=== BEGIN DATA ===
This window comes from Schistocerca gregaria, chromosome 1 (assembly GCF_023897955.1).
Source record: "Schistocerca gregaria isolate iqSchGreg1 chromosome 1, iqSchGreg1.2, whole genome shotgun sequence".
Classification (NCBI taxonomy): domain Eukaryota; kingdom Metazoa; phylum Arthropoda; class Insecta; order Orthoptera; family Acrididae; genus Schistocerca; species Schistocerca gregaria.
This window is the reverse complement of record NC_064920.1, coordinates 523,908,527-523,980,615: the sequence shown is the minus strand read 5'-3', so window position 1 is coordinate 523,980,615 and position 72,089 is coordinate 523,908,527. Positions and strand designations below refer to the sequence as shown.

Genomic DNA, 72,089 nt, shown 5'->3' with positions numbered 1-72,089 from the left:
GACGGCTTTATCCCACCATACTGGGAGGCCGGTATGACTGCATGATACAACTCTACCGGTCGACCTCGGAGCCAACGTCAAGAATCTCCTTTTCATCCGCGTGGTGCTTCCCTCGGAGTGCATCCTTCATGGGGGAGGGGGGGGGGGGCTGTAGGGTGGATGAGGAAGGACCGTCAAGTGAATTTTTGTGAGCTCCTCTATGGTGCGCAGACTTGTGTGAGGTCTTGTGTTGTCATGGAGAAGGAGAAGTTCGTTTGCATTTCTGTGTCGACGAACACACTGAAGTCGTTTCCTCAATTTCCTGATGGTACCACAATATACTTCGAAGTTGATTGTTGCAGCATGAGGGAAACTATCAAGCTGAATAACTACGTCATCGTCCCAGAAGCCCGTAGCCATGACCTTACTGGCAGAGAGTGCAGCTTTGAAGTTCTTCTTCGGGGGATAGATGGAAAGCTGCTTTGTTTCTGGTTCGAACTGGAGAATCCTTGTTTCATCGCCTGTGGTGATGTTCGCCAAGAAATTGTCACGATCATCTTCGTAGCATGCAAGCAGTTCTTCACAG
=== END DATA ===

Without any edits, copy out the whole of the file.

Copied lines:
This window comes from Schistocerca gregaria, chromosome 1 (assembly GCF_023897955.1).
Source record: "Schistocerca gregaria isolate iqSchGreg1 chromosome 1, iqSchGreg1.2, whole genome shotgun sequence".
Classification (NCBI taxonomy): domain Eukaryota; kingdom Metazoa; phylum Arthropoda; class Insecta; order Orthoptera; family Acrididae; genus Schistocerca; species Schistocerca gregaria.
This window is the reverse complement of record NC_064920.1, coordinates 523,908,527-523,980,615: the sequence shown is the minus strand read 5'-3', so window position 1 is coordinate 523,980,615 and position 72,089 is coordinate 523,908,527. Positions and strand designations below refer to the sequence as shown.

Genomic DNA, 72,089 nt, shown 5'->3' with positions numbered 1-72,089 from the left:
GACGGCTTTATCCCACCATACTGGGAGGCCGGTATGACTGCATGATACAACTCTACCGGTCGACCTCGGAGCCAACGTCAAGAATCTCCTTTTCATCCGCGTGGTGCTTCCCTCGGAGTGCATCCTTCATGGGGGAGGGGGGGGGGGGCTGTAGGGTGGATGAGGAAGGACCGTCAAGTGAATTTTTGTGAGCTCCTCTATGGTGCGCAGACTTGTGTGAGGTCTTGTGTTGTCATGGAGAAGGAGAAGTTCGTTTGCATTTCTGTGTCGACGAACACACTGAAGTCGTTTCCTCAATTTCCTGATGGTACCACAATATACTTCGAAGTTGATTGTTGCAGCATGAGGGAAACTATCAAGCTGAATAACTACGTCATCGTCCCAGAAGCCCGTAGCCATGACCTTACTGGCAGAGAGTGCAGCTTTGAAGTTCTTCTTCGGGGGATAGATGGAAAGCTGCTTTGTTTCTGGTTCGAACTGGAGAATCCTTGTTTCATCGCCTGTGGTGATGTTCGCCAAGAAATTGTCACGATCATCTTCGTAGCATGCAAGCAGTTCTTCACAG